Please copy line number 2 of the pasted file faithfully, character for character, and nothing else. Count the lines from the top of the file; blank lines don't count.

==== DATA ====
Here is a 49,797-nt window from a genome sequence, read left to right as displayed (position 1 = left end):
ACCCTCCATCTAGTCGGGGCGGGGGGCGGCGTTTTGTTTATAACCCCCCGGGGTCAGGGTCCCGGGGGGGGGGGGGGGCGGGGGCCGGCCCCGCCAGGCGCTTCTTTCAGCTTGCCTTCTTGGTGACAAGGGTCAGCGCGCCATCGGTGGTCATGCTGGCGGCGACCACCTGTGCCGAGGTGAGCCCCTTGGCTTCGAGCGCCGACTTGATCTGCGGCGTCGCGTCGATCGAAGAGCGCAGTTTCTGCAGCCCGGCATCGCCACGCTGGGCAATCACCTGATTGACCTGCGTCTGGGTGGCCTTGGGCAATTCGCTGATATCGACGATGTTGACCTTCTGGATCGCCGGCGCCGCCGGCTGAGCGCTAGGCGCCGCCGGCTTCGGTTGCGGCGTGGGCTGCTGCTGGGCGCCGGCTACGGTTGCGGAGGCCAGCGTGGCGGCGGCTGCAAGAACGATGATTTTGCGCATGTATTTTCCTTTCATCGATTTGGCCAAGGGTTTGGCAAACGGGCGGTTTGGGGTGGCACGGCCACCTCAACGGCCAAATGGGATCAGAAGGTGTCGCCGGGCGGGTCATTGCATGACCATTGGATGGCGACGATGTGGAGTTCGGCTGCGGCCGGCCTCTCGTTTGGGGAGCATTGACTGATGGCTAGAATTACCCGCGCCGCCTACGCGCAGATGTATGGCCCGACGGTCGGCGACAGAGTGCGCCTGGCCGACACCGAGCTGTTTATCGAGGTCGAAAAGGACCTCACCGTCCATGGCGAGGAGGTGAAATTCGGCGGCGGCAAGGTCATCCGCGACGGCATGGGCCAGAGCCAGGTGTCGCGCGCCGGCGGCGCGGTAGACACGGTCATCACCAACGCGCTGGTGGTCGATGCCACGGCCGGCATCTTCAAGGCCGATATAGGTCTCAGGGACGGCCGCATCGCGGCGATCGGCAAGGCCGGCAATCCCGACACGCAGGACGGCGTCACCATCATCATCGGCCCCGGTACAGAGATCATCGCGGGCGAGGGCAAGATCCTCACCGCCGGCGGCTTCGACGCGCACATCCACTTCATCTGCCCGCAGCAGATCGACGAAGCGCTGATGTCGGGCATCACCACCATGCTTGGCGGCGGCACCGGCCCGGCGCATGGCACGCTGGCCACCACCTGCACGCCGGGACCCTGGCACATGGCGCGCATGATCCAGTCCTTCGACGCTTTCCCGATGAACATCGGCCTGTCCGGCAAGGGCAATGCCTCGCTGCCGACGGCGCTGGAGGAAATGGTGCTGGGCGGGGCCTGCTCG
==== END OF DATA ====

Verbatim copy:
ACCCTCCATCTAGTCGGGGCGGGGGGCGGCGTTTTGTTTATAACCCCCCGGGGTCAGGGTCCCGGGGGGGGGGGGGGGCGGGGGCCGGCCCCGCCAGGCGCTTCTTTCAGCTTGCCTTCTTGGTGACAAGGGTCAGCGCGCCATCGGTGGTCATGCTGGCGGCGACCACCTGTGCCGAGGTGAGCCCCTTGGCTTCGAGCGCCGACTTGATCTGCGGCGTCGCGTCGATCGAAGAGCGCAGTTTCTGCAGCCCGGCATCGCCACGCTGGGCAATCACCTGATTGACCTGCGTCTGGGTGGCCTTGGGCAATTCGCTGATATCGACGATGTTGACCTTCTGGATCGCCGGCGCCGCCGGCTGAGCGCTAGGCGCCGCCGGCTTCGGTTGCGGCGTGGGCTGCTGCTGGGCGCCGGCTACGGTTGCGGAGGCCAGCGTGGCGGCGGCTGCAAGAACGATGATTTTGCGCATGTATTTTCCTTTCATCGATTTGGCCAAGGGTTTGGCAAACGGGCGGTTTGGGGTGGCACGGCCACCTCAACGGCCAAATGGGATCAGAAGGTGTCGCCGGGCGGGTCATTGCATGACCATTGGATGGCGACGATGTGGAGTTCGGCTGCGGCCGGCCTCTCGTTTGGGGAGCATTGACTGATGGCTAGAATTACCCGCGCCGCCTACGCGCAGATGTATGGCCCGACGGTCGGCGACAGAGTGCGCCTGGCCGACACCGAGCTGTTTATCGAGGTCGAAAAGGACCTCACCGTCCATGGCGAGGAGGTGAAATTCGGCGGCGGCAAGGTCATCCGCGACGGCATGGGCCAGAGCCAGGTGTCGCGCGCCGGCGGCGCGGTAGACACGGTCATCACCAACGCGCTGGTGGTCGATGCCACGGCCGGCATCTTCAAGGCCGATATAGGTCTCAGGGACGGCCGCATCGCGGCGATCGGCAAGGCCGGCAATCCCGACACGCAGGACGGCGTCACCATCATCATCGGCCCCGGTACAGAGATCATCGCGGGCGAGGGCAAGATCCTCACCGCCGGCGGCTTCGACGCGCACATCCACTTCATCTGCCCGCAGCAGATCGACGAAGCGCTGATGTCGGGCATCACCACCATGCTTGGCGGCGGCACCGGCCCGGCGCATGGCACGCTGGCCACCACCTGCACGCCGGGACCCTGGCACATGGCGCGCATGATCCAGTCCTTCGACGCTTTCCCGATGAACATCGGCCTGTCCGGCAAGGGCAATGCCTCGCTGCCGACGGCGCTGGAGGAAATGGTGCTGGGCGGGGCCTGCTCG